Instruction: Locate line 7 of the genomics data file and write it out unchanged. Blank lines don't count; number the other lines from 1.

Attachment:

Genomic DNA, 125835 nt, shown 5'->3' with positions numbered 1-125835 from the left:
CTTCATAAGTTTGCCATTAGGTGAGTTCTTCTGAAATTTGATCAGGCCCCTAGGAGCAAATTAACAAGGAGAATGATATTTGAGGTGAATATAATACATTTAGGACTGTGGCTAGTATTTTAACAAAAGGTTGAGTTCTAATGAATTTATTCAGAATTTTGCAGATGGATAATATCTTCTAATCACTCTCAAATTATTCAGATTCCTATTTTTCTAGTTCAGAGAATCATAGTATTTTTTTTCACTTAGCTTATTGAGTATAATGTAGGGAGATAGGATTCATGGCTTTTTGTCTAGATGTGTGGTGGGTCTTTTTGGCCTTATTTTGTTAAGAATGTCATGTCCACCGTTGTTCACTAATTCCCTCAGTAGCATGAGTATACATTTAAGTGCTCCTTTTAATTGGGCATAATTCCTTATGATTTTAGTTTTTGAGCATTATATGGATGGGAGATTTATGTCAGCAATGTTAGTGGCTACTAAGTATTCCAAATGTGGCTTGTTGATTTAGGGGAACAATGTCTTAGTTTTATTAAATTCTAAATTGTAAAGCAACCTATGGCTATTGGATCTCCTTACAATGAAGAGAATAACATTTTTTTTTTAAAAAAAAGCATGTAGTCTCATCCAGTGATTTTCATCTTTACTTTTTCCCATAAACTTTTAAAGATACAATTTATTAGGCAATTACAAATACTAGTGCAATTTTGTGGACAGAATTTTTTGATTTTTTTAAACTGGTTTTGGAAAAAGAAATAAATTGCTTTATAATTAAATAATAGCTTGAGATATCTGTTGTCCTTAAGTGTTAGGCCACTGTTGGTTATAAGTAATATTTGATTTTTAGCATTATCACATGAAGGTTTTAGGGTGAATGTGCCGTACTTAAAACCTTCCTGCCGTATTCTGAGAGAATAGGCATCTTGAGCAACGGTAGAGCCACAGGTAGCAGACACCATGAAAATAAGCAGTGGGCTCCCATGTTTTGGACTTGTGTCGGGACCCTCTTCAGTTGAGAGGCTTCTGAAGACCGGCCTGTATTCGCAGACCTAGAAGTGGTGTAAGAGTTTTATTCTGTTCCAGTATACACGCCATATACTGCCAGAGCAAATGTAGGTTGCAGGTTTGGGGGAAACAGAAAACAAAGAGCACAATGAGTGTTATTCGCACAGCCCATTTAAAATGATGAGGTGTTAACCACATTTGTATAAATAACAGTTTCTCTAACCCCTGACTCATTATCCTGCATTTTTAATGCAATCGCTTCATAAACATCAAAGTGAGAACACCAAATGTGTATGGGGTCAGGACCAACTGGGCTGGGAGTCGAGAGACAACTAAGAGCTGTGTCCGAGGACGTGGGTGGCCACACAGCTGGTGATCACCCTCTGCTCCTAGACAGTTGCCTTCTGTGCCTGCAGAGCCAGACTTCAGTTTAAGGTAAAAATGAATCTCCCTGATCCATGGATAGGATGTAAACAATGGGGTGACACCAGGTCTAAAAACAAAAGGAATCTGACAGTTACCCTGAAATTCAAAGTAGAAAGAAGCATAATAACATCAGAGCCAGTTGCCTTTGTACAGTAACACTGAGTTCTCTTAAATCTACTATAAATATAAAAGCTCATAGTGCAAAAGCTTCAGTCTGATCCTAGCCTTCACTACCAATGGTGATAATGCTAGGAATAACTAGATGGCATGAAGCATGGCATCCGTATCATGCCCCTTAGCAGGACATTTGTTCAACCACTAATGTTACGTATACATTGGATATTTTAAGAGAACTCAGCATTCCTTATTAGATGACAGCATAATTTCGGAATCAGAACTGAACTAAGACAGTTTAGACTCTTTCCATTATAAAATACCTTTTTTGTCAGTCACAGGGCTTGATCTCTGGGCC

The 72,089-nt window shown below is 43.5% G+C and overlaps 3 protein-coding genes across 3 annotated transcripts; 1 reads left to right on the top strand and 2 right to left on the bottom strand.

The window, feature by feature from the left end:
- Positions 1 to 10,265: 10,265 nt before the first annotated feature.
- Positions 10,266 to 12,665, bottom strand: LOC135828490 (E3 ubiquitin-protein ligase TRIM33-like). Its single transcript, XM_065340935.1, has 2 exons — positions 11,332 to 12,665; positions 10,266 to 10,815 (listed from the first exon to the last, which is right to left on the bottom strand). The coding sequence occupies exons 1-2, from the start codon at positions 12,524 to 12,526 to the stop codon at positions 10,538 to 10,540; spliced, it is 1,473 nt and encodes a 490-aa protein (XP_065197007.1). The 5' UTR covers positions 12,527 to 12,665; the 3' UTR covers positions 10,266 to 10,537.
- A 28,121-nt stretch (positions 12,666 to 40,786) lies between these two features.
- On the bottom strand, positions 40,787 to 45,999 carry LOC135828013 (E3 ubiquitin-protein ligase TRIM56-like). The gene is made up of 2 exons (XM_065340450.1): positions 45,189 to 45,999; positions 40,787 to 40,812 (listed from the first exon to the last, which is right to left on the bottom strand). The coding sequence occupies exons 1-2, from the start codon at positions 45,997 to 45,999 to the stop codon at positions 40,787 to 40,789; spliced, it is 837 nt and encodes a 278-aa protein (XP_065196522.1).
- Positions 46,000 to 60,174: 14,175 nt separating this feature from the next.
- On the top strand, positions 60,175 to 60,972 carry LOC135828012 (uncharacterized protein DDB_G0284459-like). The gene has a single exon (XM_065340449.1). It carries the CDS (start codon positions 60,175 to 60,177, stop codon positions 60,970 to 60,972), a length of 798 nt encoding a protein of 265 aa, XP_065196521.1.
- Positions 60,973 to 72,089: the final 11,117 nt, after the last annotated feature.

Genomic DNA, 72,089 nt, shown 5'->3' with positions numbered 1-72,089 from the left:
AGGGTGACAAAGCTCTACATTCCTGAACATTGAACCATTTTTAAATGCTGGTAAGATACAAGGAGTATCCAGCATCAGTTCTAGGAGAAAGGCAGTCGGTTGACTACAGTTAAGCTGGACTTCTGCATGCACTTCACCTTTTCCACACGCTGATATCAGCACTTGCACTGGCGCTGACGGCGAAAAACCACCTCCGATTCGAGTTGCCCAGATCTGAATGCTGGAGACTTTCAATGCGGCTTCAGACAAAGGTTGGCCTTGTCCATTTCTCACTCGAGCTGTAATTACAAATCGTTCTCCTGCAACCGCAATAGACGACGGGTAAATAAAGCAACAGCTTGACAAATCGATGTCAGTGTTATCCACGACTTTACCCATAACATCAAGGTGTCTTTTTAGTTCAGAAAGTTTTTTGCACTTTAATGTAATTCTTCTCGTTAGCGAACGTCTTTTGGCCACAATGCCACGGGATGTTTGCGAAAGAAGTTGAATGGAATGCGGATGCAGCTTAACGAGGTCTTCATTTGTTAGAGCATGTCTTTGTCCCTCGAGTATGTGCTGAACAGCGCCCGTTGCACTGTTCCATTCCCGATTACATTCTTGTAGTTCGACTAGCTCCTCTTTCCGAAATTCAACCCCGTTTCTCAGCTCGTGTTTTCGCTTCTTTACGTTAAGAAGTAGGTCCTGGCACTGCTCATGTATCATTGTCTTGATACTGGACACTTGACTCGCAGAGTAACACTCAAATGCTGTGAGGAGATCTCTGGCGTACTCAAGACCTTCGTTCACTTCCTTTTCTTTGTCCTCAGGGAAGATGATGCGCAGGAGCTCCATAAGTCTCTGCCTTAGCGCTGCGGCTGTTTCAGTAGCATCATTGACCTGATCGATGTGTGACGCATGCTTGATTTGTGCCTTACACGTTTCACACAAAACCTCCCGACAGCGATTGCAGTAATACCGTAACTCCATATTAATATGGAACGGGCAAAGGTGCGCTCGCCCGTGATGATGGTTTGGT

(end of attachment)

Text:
- A 28,121-nt stretch (positions 12,666 to 40,786) lies between these two features.